Optimism rises for start to offshore construction -- German approvals pass 5000 MW

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Four more offshore wind projects in German waters, each at 400 MW, were granted building permits in 2006. The Arkona-Becken Südost project, developed by E.ON Energy Projects, has been approved for a Baltic Sea site, while Nordsee Windpower's Global Tech 1 project, EOS Offshore's Hochsee Windpark Nordsee, and Plambeck Neue Energien's Godewind development are all destined for the North Sea. More than 5000 MW has now been granted construction permits (table). No building work has started on any project, however.

Along with long lead times in securing transmission cable permits -- most projects have yet to get all necessary permits -- developers have been struggling to find contractors willing, at an acceptable price, to undertake huge offshore projects relatively far out to sea using unproven technology. The problem was noted by developers of the Butendiek project in the North Sea when they announced its sale to Irish wind company Airtricity late last year.

Sentiments could be about to change, however. A new law dubbed The Infrastructure Accelerated Planning Act was passed in November requiring electricity transmission system operators to shoulder the cost getting offshore wind power to shore, slashing costs to be financed by wind developers by up to 25%. With network operators now holding round table discussions and taking steps to resolve transmission issues, developers are looking to the future with slightly more confidence, although some are still frustrated.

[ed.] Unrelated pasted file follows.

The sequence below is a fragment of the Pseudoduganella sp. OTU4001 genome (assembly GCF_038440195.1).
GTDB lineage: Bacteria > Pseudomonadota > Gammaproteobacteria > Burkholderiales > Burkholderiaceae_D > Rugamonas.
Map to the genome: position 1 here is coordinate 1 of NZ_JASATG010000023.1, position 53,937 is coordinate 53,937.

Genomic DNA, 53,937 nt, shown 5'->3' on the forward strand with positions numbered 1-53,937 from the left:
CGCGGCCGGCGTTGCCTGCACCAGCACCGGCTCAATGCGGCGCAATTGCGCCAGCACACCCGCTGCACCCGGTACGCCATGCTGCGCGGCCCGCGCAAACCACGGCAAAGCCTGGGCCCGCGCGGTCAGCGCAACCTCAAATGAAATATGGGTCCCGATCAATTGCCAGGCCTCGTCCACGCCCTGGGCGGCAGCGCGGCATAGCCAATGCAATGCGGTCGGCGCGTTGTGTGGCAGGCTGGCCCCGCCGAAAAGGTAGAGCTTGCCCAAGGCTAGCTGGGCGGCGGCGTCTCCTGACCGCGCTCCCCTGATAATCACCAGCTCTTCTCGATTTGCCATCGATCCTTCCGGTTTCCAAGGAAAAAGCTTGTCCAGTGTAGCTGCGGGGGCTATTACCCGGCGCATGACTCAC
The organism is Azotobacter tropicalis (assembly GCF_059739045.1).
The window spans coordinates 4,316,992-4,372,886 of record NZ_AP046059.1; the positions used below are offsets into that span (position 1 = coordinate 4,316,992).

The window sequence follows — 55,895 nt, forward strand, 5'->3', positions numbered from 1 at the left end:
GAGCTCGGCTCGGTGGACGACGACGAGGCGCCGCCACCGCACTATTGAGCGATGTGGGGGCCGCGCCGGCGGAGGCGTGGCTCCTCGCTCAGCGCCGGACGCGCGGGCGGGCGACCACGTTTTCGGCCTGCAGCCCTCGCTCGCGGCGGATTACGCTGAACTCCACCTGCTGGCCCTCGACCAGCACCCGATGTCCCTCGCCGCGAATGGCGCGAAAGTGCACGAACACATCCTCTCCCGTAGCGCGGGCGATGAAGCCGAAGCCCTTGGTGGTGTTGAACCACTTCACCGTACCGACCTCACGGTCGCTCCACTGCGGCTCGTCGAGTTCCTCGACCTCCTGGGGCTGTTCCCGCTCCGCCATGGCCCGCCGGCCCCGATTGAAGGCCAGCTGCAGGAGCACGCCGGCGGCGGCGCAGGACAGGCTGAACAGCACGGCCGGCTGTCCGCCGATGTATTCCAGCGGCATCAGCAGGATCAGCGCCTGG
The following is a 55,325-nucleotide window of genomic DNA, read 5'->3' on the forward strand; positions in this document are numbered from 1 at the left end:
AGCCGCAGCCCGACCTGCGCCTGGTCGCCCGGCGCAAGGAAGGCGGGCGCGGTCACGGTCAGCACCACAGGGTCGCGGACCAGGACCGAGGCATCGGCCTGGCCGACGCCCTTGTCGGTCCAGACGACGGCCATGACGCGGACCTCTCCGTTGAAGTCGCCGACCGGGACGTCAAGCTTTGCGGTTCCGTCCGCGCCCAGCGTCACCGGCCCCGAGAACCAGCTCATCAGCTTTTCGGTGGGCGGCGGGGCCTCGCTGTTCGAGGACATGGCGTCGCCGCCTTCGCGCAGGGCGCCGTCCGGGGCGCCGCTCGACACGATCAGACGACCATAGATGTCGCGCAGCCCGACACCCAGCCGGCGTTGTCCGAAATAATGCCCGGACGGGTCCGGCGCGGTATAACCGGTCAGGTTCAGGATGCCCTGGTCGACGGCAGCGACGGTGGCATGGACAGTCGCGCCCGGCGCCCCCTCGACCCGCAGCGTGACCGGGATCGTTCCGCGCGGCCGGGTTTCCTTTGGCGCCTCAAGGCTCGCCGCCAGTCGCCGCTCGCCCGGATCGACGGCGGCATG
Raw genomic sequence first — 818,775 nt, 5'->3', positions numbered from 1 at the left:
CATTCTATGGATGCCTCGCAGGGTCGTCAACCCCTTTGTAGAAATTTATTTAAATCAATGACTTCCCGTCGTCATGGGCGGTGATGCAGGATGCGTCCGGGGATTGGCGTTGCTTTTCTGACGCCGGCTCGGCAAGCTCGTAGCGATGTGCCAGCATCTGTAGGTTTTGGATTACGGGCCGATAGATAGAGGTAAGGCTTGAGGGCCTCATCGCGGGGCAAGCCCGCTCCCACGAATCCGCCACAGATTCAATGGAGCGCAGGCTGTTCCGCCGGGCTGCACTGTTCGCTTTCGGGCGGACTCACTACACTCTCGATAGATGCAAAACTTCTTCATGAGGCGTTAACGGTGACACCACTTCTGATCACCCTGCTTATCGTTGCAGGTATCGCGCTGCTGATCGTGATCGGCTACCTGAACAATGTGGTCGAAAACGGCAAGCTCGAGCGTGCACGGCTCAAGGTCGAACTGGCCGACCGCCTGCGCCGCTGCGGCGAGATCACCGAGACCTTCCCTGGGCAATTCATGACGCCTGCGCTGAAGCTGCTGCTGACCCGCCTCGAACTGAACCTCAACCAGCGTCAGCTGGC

The law prevents wind developers from pursuing their own cable development plans should they wish, leaving them wholly reliant on the co-operation of the large network operators, many of which have offshore wind sister companies. "We have lost a chance here," says Frank Richert of Gesellschaft für Energie und Oekologie (GEO). "The wind lobby's proposals for solving the offshore cable financing difficulties were ignored, and the law takes away the possibility of independent development of international offshore transmission network projects." The industry's proposals had included the possible creation of a Danish-German network to which German offshore stations and Danish projects, including Horns Rev, could be connected.

Nonetheless, with the law's introduction many project developers expect to be able to progress into the construction phase. The first project scheduled to get underway will be the Borkum West 12 turbine offshore test station, with construction due to start in 2008 at the latest. It is supported by the federal environment ministry and energy companies E.ON, Vattenfall Europe and EWE all have a stake in the project, which will comprise 5 MW turbines supplied by Repower Systems and Multibrid.

Meanwhile, GEO's 25 MW GEOFReE offshore test station was granted a construction permit two months ago and is expected to get its final cable permit shortly. Construction of the five 5 MW units at a site 20 kilometres from the East Holstein coast in Mecklenburg Bay in the Baltic Sea should kick off around the same time as Borkum West.

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